To put it simply, I was so stupefied by Dogs' story that I found myself in perpetual anticipation of something, ANYTHING that would justify the moronic course of the tale. No such twist ever came. You play as an undercover cop, which provides the main source of confusion - outside of a few "cop missions" which have no ties to the main story, no police-work ever takes place. The idea is that our hero, "No" Wei Shen, is tasked with bringing down the Sun On Yee triad. So Wei joins at the bottom, making his way to the top and making friends (who soon die) along the wei. Seriously, everyone in this game dies - to the extent where in the final mission, when the writers go looking for a dramatic moment by killing off Wei's childhood bud, my emotional reaction was to roll my eyes. So the thing is, Wei gets all friendly with the people he's supposed to be taking down, and experiences the classic undercover cop dilemma: his loyalty is challenged. Should he be cop, or should he help criminal. The resolution Sleeping Dogs finds is downright hilarious: Wei always remains loyal to his most immediate triad friends (who are introduced by the mission since, like I said, they ALL die), but he is completely helpless/useless and they end up in a worse state than they started. Which, coincidentally, is a GOOD thing according to the police department. It becomes farcical - this could've been a Naked Gun movie. For instance, when the mission is to provide security for your triad buddy's wedding, Wei is thinking as a triad and intends to keep everyone safe. He fails miserably, leading to the death of the entire wedding party at the hands of a rival gang. Which, in turn, makes the police happy, because it rid the streets of a lot of criminals. So it's like, whoops, the player's mission was fruitless, but also, worked out anyway??? At the end of the game, when all Wei's friends are dead, the police are like "well done Wei. Mission complete. Also, one of the main cops was a traitor. It wasn't worth mentioning for the first 95% of the story.". While maybe this could hold some narrative intrigue - that the only way to complete one obligation is to screw over the other - Wei's sense of duty as a cop is never explored. As the story presents the character, ALL he cares about is his triad. He doesn't give a shit about the Mission Complete - he's never trying to fulfill BOTH roles, the triad and the cop - so there's no conflict. And when you take out his role as a cop, the whole thing seems like a pretty terrible tragedy. At the end of the game, the Sun On Yee is in ruins, and all of Wei's friends have been killed, often thanks directly to him.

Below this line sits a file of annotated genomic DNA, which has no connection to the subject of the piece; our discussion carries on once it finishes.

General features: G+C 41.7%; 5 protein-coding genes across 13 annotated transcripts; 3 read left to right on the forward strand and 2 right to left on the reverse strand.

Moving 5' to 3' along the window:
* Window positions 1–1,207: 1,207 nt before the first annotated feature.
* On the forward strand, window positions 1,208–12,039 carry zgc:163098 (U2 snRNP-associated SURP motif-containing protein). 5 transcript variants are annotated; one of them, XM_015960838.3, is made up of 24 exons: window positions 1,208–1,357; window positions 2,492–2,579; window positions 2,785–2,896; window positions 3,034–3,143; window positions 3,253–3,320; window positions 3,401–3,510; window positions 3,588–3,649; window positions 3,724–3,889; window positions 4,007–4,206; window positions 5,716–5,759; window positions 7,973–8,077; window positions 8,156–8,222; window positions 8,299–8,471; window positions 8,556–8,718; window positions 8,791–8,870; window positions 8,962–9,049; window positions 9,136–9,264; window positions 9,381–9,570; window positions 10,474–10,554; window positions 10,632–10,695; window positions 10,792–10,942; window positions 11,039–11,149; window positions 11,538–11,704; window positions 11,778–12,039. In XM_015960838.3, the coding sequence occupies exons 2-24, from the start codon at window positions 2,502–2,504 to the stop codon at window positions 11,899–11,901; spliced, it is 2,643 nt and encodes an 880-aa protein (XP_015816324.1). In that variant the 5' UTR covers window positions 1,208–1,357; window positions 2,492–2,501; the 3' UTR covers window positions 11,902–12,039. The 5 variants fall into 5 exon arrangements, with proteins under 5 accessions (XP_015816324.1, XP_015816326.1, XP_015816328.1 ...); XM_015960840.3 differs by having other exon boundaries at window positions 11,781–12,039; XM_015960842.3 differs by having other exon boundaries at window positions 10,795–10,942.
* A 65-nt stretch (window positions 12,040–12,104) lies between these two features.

It's like the developers said "wow... this is a really sad. But if we make him a cop, then it makes it look like he was the best cop ever! With lots of dead friends! Totally happy ending!"
So, yeah, Sleeping Dogs is more a popcorn flick than an epic journey, which does beg the question why it's so fucking long. As I mentioned earlier, it scrapes by on the skin of its teeth thanks to solid mechanics and rotating pacing, managing always just barely to keep the player coming back. Then again, not every movie needs to be Hard Boiled, and missteps in tone and all, Dogs is still a thrilling adventure that will keep both action and martial arts fans fed for a long time. If United Front can nail down a coherent narrative next time 'round, they'll find themselves at the forefront of the current action boom. Although, who am I kidding, it's not like anyone HAS really managed that total package, not since RE4 at least. So they pretty much are at the head of the pack. It's just that the head of the pack isn't quite where it thinks it is, not just yet.

*Dogs was originally advertised as the third True Crime game, TC: Hong Kong, though the series relation is dubious at best. Basic accepted truth at this point is that Dogs started as an original title, then due to its similarity to True Crime was publisher-rebranded as TC:HK, then due to a publisher change and rights issues, returned to being an original title. Still, many acknowledge that the games have a lot in common, and Dogs has inspired in me the hope that open-city games can actually be worthwhile. Lord knows it took the Incredible Hulk (Ultimate Destruction) and Prototype (its spiritual successor) to get me to have any fun mucking about a present-day city.